Sunday, September 9, 2012

Religion: Not Just for the Republicans

If you believe the Republicans, the Democrats are Godless heathens who will trigger the apocalypse with their atheistic ways.  However, from Obama's speech on Thursday, it is easy to pick out the same religious rhetoric.  Perhaps Obama believes that it is necessary to pepper his speech with religious references in order to have a prayer of getting evangelical votes.  I have a hard time thinking he is that naive.  Perhaps Obama really is a man of faith.
Here are five faith-filled moments from the speech.
1. Obama spoke to the evolution of his faith life during his first term, in lines that echoed his speech last year at the National Prayer Breakfast:
"While I'm proud of what we've achieved together, I'm far more mindful of my own failings, knowing exactly what Lincoln meant when he said, 'I have been driven to my knees many times by the overwhelming conviction that I had no place else to go.' "
Obama’s message to religious voters: I pray more than ever and am acutely aware of my limits as a mere mortal.
2. Obama quoted the Bible’s Book of Jeremiah, saying that the ordinary, hard-working Americans he has met while in office “remind me, in the words of Scripture, that ours is a ‘future filled with hope.' And if you share that faith with me," he continued, "If you share that hope with me, I ask you tonight for your vote.”
The message to religious voters: I share your religious faith and believe the future is hopeful partly because God says so.
3. Obama tipped his hat to American exceptionalism, the belief that God has given the United States a unique role in history:
"We keep our eyes fixed on that distant horizon, knowing that Providence is with us, and that we are surely blessed to be citizens of the greatest nation on Earth."
The message to religious voters: Don’t let the Republicans fool you into thinking I don’t believe America is blessed and exceptional.
4. Obama framed the election as a moral choice between sets of values, terminology that has mostly been associated with the Republican Party and its religious “family values” wing:
"Ours is a fight to restore the values that built the largest middle class and the strongest economy the world has ever known; the values my grandfather defended as a soldier in Patton’s Army; the values that drove my grandmother to work on a bomber assembly line while he was gone."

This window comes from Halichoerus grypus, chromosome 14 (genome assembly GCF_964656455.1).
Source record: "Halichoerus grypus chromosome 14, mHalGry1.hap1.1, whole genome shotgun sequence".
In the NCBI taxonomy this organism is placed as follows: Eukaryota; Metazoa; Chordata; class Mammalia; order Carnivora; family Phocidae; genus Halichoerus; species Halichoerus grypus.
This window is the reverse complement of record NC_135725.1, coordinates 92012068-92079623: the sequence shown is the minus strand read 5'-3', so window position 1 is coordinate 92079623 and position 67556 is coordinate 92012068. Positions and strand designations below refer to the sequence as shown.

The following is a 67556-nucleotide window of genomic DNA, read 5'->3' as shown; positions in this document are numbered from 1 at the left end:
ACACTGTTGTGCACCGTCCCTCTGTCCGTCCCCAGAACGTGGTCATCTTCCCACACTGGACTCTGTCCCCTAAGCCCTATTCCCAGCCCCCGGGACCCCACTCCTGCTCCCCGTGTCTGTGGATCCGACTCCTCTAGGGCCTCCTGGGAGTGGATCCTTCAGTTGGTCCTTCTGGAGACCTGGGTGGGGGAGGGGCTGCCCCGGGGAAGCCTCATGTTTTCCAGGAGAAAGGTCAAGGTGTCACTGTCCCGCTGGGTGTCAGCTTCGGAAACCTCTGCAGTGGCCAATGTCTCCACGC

The message to religious voters: We Democrats have values, too, and they’re superior to the GOP variety.
5. Obama acknowledged the rights of religious believers but left out nonbelievers:
"From Burma to Libya to South Sudan, we have advanced the rights and dignity of all human beings  men and women, Christians and Muslims and Jews."
President Obama used the word God five times in his inaugural address. And according to my search of the database of The American Presidency Project at the University of California at Santa Barbara, he has used it thousands of times more during his presidency.
This wasn't of course, the first time that Obama made religious references.  In remarks at annual National Prayer Breakfasts, Obama called us “children of God” in 2009, spoke of “God’s grace” in 2010, quoted from the Book of Job on “God’s voice” in 2011 and invoked “God’s command to ‘love thy neighbor as thyself’” in 2012.
This April he used a weekly radio address to talk about Passover and Easter—“the story of the Exodus” and “”the all-important gift of grace through the resurrection of his son.”
And in dozens of speeches over the last two years Obama has spoken of our “God-given potential.”
For better or for worse, we now have two religious parties in the United States. The Constitution may be godless, but both parties are hell-bent on presenting themselves as godly.

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